The holidays are always such a frenetic time of year. There’s a flurry of activity--from holiday shopping, to family dinners, to holiday parties, there are many ways to stay distracted through Christmas time. But once the chaos of the holidays die down, life can get really quiet and sometimes even feel lonely.
As the year draws to a close, it’s important to take some time to slow down and reflect on the past year; on the good, the bad, and the ugly. Taking the time to think about what you accomplished over the last year--or what you failed to accomplish--can help you set new goals (or resolutions) with the start of a new year.
If you need a little help setting your goals for the upcoming year, we spent the last year putting together a guide to help seniors live a more independent, more fulfilled life--a life without limits. Feel free to use as much, or as little of this information to assist you on your own journey into 2018.
January: Say Yes!
The first step in making changes to your daily routine and your life is being open to new possibilities. Successfully trying new things means adopting a more positive attitude, embracing kindness with others and with yourself, and commit to laughing more often. You might be surprised to find where life will take you when you start from a place of “yes.”
February: Get Heart Smart
Heart disease is now the leading cause of death for both men and women living in the United States. The good news, however, is that there are actionable steps you can take to help prevent your risk of heart disease. Dr. Jeffrey Wuhl, a cardiologist with Bryn Mawr Medical Specialists Association-Lankenau Cardiology Group, gave us some great tips for how to make small lifestyle changes in order to make a big impact on your heart health.
March: Commit To Healthier Eating Habits
Your diet, although you might not realize it, can have a big impact on the quality of sleep you get at night, the amount of energy you have during the day, and various chronic health concerns. Not all food is created equal, so in order to feel your best and perform your best, you also need to be committed to eating a variety of quality, nutritious foods.
April: Fitter, Faster, Stronger
Like your dietary choices, fitness, or lack thereof, can have a big impact on your overall health and wellbeing. Many experts agree that the key to living a long and healthy life lies in remaining physically active for as long as you are able. Your fitness routine should change with age, however, so it’s important to make adjustments in order to incorporate exercises that build strength, improve balance and encourage cardiovascular activity.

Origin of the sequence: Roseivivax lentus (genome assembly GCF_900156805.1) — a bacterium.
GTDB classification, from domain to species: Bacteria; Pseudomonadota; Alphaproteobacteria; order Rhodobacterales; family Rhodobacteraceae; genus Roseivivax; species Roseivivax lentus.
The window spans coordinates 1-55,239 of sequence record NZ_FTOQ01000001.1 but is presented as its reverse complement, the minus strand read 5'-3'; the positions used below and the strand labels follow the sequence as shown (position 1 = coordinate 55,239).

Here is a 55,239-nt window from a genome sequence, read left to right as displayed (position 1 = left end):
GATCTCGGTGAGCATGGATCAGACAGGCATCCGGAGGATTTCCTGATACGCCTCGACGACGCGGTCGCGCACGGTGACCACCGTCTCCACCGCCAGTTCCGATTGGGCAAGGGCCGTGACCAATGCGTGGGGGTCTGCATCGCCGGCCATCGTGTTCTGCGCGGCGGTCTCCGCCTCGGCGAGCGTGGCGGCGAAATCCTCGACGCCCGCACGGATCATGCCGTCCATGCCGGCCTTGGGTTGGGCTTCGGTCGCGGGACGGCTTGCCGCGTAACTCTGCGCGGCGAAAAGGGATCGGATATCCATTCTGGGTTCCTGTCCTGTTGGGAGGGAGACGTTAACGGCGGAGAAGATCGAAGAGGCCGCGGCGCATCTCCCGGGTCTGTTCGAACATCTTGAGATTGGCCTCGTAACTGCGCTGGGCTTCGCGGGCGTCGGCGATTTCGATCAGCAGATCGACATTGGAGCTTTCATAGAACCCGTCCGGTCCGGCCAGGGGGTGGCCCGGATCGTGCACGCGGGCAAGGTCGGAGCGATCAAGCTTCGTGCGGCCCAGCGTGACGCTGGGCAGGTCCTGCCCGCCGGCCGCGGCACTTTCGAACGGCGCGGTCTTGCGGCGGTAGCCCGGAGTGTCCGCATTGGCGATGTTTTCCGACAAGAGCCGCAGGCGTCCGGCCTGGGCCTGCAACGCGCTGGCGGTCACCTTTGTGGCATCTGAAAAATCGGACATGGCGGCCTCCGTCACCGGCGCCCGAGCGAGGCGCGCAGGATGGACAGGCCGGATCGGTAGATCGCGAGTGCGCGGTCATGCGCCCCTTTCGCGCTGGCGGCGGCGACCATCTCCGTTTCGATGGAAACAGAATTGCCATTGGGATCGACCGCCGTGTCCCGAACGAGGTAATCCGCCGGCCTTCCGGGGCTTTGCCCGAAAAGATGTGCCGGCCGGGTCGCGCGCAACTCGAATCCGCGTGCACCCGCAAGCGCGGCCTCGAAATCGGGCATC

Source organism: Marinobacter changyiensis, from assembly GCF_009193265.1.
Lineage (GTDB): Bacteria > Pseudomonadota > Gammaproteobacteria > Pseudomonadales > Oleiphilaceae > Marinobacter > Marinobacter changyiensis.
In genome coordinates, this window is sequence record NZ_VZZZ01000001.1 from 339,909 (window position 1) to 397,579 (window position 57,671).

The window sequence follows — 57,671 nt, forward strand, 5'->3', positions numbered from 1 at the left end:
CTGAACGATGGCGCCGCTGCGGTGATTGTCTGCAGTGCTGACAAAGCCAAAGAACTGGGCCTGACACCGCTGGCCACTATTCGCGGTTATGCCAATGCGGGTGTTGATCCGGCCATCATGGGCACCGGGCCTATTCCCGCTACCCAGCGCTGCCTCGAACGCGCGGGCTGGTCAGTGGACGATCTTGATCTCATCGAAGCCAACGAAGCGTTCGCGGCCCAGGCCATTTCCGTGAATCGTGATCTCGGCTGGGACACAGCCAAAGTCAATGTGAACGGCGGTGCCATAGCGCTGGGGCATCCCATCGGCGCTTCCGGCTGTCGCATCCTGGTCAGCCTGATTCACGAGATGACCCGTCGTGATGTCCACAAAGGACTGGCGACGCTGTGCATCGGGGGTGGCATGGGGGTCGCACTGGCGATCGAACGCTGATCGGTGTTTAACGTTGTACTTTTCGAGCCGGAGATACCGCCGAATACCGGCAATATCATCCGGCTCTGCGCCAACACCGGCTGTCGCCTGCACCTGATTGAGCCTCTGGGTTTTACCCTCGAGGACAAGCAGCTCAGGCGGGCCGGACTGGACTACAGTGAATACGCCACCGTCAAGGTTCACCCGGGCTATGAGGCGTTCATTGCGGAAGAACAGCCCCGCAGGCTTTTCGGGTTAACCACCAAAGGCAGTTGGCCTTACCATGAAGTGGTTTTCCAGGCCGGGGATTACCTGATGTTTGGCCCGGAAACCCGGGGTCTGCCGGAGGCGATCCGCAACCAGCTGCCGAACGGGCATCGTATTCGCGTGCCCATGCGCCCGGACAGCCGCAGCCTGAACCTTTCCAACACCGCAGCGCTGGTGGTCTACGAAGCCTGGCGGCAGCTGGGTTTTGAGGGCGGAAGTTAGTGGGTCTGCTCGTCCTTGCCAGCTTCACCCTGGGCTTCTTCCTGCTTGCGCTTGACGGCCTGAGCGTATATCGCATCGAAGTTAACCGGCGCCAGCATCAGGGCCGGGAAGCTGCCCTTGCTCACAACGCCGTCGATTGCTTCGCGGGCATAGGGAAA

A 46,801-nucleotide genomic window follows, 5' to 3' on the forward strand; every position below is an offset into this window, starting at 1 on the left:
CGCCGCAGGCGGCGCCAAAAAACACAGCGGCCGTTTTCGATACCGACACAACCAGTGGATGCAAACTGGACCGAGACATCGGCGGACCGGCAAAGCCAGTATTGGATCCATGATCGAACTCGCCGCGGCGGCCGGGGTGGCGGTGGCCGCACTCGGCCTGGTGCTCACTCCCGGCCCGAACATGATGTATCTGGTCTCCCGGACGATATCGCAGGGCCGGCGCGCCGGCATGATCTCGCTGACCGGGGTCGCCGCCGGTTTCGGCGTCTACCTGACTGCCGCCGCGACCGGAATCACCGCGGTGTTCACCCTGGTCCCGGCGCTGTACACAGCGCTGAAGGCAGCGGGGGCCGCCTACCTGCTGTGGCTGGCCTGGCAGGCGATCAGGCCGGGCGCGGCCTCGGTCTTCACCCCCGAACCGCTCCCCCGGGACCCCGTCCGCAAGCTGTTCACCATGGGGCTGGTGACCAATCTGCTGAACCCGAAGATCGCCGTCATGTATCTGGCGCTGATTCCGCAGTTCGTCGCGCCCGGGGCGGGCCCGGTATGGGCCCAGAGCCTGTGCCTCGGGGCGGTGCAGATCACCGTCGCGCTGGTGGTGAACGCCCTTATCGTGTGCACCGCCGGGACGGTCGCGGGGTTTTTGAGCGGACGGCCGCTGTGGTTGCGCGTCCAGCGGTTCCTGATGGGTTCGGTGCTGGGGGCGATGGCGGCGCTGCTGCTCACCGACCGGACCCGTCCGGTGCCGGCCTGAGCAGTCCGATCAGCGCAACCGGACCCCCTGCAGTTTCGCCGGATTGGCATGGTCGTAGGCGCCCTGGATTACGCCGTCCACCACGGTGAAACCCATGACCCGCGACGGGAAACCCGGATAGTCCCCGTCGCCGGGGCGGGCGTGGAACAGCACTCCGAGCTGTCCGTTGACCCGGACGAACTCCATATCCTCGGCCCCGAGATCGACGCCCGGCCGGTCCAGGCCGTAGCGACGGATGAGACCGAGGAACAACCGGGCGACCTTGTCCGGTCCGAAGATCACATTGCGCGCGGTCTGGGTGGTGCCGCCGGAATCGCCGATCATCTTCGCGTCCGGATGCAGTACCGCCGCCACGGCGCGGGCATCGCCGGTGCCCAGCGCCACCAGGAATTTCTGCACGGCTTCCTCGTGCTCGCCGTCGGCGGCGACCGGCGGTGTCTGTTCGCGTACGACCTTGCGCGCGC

May: Stress Less
Stress can literally take years off of your life. Whether you worry about your finances, your health, your children, or the news, the physiological response that is triggered by stress is harmful to your wellbeing. Incorporating more stress-busting activities into your life can have a remarkably positive impact and help you live a longer life.
June: Make Your Dreams A Reality
Life is short, so it seems like everyday should be the day you pursue any unrealized dreams. After all, if not now, when? Whether the item on your list is adventurous (skydiving!), generous (volunteering in your community), or lofty (learning a new language), there’s really no time like the present when it comes to conquering your biggest goals.
July: Don’t Worry, Be Happy
Happiness is a muscle that has to be stretched and strengthened. Happiness comes more naturally for some people than others, but the goal of achieving happiness is more attainable than you may think. With a few simple tools and determination, you can actually become a happier person, which will also make you healthier in the long run.
August: Take Control of Your Finances
Finances are a cause of stress at various stages of life, but with age it can become heightened due to health care costs, the cost of living on a fixed income, and special care needs. If your finances have always eluded you, or you’ve allowed someone else to be in control of your spending, now is the time to get more engaged in your financial fitness. Taking control of the situation can help reduce your stress levels and help you to feel more independent.
September: Discover A New Hobby
Studies have shown that learning new skills can help slow cognitive decline as you age, which means that taking up new hobbies during retirement can help keep you feeling--and thinking--young. No matter which activity you decide to explore, challenging your brain to learn something new can not only help you feel younger, it can also help you stay healthier, longer.
October: Quit Smoking...For Good
There’s no two ways about it--smoking cigarettes is bad for your health. It can literally take years off of your life. If you’ve been struggling to quit smoking or thinking about quitting smoking, this can be the year that you finally do it. Your heart and lungs will thank you.
November: Embrace Technology
Although older adults have been slow to embrace technology, they are one of the fastest growing demographics on the internet. If you’ve been on the fence about whether or not to join Facebook or buy an iPad, there are plenty of reasons why you should pull the trigger and get connected.
Looking To The Future
Hope is believing in the fact that something good will happen in the future. But sometimes you need to add some action to the mix in order to make something good happen on your own. In the year ahead, we hope that you discover new ways to make you smile and continue to live a life without limits.